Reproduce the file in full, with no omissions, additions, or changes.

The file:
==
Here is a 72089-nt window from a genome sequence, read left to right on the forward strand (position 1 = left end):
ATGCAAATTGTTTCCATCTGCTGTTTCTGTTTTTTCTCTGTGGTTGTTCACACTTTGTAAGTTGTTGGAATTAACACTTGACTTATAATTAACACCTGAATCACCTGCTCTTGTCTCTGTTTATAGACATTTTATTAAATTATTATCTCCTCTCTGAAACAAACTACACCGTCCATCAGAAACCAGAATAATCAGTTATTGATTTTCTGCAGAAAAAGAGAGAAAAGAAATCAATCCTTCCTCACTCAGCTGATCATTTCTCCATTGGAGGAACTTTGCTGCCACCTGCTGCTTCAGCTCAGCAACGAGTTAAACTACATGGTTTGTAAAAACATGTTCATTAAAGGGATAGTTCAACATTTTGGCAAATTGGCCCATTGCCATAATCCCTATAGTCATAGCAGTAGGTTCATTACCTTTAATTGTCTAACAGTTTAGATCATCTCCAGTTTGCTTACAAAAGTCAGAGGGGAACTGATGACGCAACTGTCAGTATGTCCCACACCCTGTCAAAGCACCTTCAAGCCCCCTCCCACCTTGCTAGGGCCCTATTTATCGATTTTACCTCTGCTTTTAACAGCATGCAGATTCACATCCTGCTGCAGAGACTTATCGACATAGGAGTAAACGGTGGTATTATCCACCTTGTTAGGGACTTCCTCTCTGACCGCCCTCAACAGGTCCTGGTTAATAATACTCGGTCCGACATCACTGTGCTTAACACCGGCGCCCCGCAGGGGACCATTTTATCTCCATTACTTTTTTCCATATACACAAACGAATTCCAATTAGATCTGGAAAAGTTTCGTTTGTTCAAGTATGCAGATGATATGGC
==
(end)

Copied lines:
Here is a 72089-nt window from a genome sequence, read left to right on the forward strand (position 1 = left end):
ATGCAAATTGTTTCCATCTGCTGTTTCTGTTTTTTCTCTGTGGTTGTTCACACTTTGTAAGTTGTTGGAATTAACACTTGACTTATAATTAACACCTGAATCACCTGCTCTTGTCTCTGTTTATAGACATTTTATTAAATTATTATCTCCTCTCTGAAACAAACTACACCGTCCATCAGAAACCAGAATAATCAGTTATTGATTTTCTGCAGAAAAAGAGAGAAAAGAAATCAATCCTTCCTCACTCAGCTGATCATTTCTCCATTGGAGGAACTTTGCTGCCACCTGCTGCTTCAGCTCAGCAACGAGTTAAACTACATGGTTTGTAAAAACATGTTCATTAAAGGGATAGTTCAACATTTTGGCAAATTGGCCCATTGCCATAATCCCTATAGTCATAGCAGTAGGTTCATTACCTTTAATTGTCTAACAGTTTAGATCATCTCCAGTTTGCTTACAAAAGTCAGAGGGGAACTGATGACGCAACTGTCAGTATGTCCCACACCCTGTCAAAGCACCTTCAAGCCCCCTCCCACCTTGCTAGGGCCCTATTTATCGATTTTACCTCTGCTTTTAACAGCATGCAGATTCACATCCTGCTGCAGAGACTTATCGACATAGGAGTAAACGGTGGTATTATCCACCTTGTTAGGGACTTCCTCTCTGACCGCCCTCAACAGGTCCTGGTTAATAATACTCGGTCCGACATCACTGTGCTTAACACCGGCGCCCCGCAGGGGACCATTTTATCTCCATTACTTTTTTCCATATACACAAACGAATTCCAATTAGATCTGGAAAAGTTTCGTTTGTTCAAGTATGCAGATGATATGGC